Saturday, November 26, 2011

Cap badge of the Republic of Fiji Military Forces
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Insignia of Tentara Nasional Indonesia (Indone...
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Fijian military regime admits to buying arms from Indonesia...

Fijian military regime admits to buying arms from Indonesia

A high-level Police and Military delegation is in Indonesia strengthening co-operation and links with the big Asia-Pacific republic.They are signing a police co-operation agreement, meeting Indonesia’s top military commander, seeing weapons about to be shipped to Fiji, and visiting training centres.
Minister for Defence, National Security and Immigration Joketani Cokanasiga leads the delegation for the signing of a Police Co-operation Agreement with the Indonesian National Police in Jakarta.
The delegation includes Police Commissioner Brigadier-General Iowane Naivalurua, Fiji Military Forces Land Force Commander Colonel Mosese Tikoitoga, Senior Superintendent of Police Maretino Qiolevu and Joji Dumukoro, of the Ministry of Defence.
Prior to the signing, they visited a weapons-making factory in Bandung, two hours drive from the capital.
The Minister was able to see first-hand the process of making armoured vehicles and light weapons by the State-owned company, PT.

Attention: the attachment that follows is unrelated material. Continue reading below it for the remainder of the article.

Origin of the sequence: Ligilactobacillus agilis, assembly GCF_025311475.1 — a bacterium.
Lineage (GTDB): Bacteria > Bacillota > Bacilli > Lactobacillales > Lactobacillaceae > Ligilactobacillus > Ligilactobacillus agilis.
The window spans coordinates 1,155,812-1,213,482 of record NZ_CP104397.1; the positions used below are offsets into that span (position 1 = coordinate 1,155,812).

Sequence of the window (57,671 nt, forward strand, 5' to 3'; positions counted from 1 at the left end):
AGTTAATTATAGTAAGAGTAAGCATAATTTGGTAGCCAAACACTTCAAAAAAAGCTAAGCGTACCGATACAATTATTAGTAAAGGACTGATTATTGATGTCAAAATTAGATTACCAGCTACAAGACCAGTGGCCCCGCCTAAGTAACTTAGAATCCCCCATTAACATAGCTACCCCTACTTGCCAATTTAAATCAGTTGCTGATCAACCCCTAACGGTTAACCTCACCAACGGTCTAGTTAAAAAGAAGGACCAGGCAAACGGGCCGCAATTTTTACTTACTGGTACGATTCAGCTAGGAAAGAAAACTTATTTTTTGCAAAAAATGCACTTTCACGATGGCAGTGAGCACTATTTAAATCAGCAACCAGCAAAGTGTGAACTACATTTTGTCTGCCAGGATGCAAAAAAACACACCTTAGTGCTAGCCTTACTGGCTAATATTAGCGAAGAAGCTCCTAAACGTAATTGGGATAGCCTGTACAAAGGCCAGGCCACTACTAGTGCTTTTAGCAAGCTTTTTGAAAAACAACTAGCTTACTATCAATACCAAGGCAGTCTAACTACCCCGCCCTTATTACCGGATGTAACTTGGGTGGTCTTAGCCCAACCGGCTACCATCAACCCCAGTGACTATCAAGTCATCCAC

Mr Cokanasiga and his delegation also saw a consignment of weapons recently ordered for the Fiji Military Forces which would be dispatched to Suva shortly.
They were accompanied on the visit by Fiji’s Ambassador to Indonesia Ratu Tui Cavuilati.
The delegation is this afternoon meeting Admiral Agus Suhartono, Commander-in-Chief of the Indonesian Military.
They will then visit the Military Academy in Magelang, the Police Academy and the Jakarta Centre for Law Enforcement Co-operation (JCLEC) in Semarang.
The delegation earlier met with the secretary to the Co-ordinating Ministry for Political, Legal and Security Affairs Dr Hotmangaradja Pandjaitan.
They were later treated to a welcome dinner by the Chief of the Indonesian National Police Timur Pradopo and his senior staff.
The delegation returns to Fiji on Saturday

Fijian military and police officials have visited Indonesia. It is believed that a shipment of arms will be sent to Fiji in the near future.  What are these arms for? Do they include large patrol craft and heavier weapons which could be fired from patrol craft. Does Fiji intend to "invade" Tonga to remove a high-ranking  Fijian military officer and deport him back to Fiji?   Few individuals own guns and other weapons in Fiji. What are all the weapons for? To keep Fijians fenced  in or to be aggressive to other island nations such as Tonga?

Military dictatorship has considered making arms in Fiji. Who would buy from them?

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Sunday, November 20, 2011

There is no alternative to the F-35 Joint Strike fighter says US and Canada...

The F-35 Lightning II was developed by United ...
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HALIFAX, Nova Scotia (Reuters) – Defense chiefs from the United States and Canada said on Friday that budgetary pressures would not derail development of the F-35 Joint Strike Fighter, saying there was no real alternative to what has become the Pentagon's costliest weapons program.